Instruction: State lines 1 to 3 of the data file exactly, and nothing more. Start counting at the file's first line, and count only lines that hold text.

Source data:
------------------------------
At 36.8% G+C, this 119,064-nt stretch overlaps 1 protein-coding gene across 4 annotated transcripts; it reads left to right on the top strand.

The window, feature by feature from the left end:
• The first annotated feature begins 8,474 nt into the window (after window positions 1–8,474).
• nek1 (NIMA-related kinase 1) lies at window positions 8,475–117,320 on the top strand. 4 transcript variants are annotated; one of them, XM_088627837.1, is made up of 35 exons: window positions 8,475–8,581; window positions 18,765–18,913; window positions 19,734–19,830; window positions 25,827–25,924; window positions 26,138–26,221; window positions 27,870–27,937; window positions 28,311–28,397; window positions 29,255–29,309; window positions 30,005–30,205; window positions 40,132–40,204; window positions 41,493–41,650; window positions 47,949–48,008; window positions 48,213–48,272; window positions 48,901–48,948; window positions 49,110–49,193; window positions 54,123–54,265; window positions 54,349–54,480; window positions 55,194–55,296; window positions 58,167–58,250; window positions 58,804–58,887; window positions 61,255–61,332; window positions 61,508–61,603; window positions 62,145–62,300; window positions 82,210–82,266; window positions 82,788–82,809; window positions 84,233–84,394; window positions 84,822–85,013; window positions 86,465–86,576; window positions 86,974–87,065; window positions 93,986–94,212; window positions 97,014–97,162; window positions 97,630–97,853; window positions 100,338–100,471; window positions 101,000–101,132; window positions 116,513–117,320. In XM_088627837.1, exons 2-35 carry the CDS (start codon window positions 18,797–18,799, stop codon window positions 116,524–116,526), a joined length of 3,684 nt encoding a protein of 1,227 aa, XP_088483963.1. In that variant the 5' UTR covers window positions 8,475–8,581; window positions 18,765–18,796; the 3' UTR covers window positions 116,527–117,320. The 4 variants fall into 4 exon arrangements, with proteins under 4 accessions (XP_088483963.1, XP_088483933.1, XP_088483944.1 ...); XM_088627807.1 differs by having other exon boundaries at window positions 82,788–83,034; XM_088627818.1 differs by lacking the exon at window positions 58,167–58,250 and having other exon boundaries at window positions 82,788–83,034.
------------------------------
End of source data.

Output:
At 36.8% G+C, this 119,064-nt stretch overlaps 1 protein-coding gene across 4 annotated transcripts; it reads left to right on the top strand.

The window, feature by feature from the left end:
• The first annotated feature begins 8,474 nt into the window (after window positions 1–8,474).